Needless to say, I have yet to make a move to aquire an asset in the last several months…but not because of the lack of action but because the opportunies have not met my investment criteria.

So….to keep from making emotional mistakes….developing an investment criteria before acquiring an asset can keep you from being a lemming.

Until next time……rob

Photo Credit: DanieVDM

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  1. Your criteria all seem solid and closely mirror my own, but I was wondering if you could expound on the <= %60 value one? I understand the idea of buying assets below their value, but 60% seems a bit unrealistic to me…isn’t there a danger of missing a lot of great deals at 70%? Perhaps I’m interpreting it wrong, or perhaps there’s a lot of deals at 60% 🙂


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      Less than 60%?….yes….this is where we are headed. We last saw this back in the eighties…

      Of course…this will not be the norm (so…no…there are not a lot of deals today at 60% or less…but there will be)….this is why I call it “vulture tactics” where the seller motivation is extreme and the need to sell is overbearing.

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      Sorry for the delay,…..

      Recession proof is an idealistic perspective that there are areas in the country or asset types that will not be impacted by the economy…or a recession. Many believe that apartment building investments are “recession proof”…I have also heard Dallas, TX is recession proof….but….it is just an opinion and should be treated as so…..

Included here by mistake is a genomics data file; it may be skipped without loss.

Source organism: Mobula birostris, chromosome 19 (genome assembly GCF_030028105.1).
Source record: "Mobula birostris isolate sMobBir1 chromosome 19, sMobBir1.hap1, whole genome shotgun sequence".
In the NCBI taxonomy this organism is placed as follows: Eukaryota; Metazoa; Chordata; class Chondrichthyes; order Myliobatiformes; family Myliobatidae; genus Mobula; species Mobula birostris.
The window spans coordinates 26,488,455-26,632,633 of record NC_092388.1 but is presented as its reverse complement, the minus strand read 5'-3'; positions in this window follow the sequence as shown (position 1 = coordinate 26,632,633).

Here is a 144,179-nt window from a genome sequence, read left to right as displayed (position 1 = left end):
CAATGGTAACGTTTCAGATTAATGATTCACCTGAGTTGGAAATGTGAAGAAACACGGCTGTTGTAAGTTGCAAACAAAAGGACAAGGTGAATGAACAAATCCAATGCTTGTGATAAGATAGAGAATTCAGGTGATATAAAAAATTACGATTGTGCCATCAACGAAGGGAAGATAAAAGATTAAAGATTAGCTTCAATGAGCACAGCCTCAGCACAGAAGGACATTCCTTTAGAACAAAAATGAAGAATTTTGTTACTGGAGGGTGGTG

2. Ronald Palmer

    60% is not realistic, If you meet all your other criteria then BUY! I have 9 properties and only 2 of them bought below APPRAISAL value. When I find a property now I enter into an agreement with the seller that the transaction will take place at the appraisal value. So it’s neutral. I can’t lower it and they can’t raise it. They are all commercial and I generally already know if I can lease it out at 100% occupancy and about what my rates will be. My primary focus is to buy, remodel, lease and manage them myself. I have no payroll…just a note payment, taxes and insurance all my utility costs are passed on to the tenant + 15% so that pays for my maintenance. I rarely make money in the first year because of capital expenditures but I’m looking at the second year going forward. Pretty simple. Oh and I try to find properties off-market and go directly to the seller BEFORE he gets a broker involved. If I can’t do the above then I move on. My basic requirement is anywhere from a 1.5 – 1.0 to a 2.3 – 1.0 revenue to expense ratio. However, that does not mean I’m not flexible. You need a great banking relationship…one where you always have a working capital line of credit and then a banker who will accept as much as a 75% LTV loan. If you are in Texas go to FrostBank. They are Texas only with 157 branches and give very personal service. They do not have to deal with anything but the Texas RE market which I consider a big plus.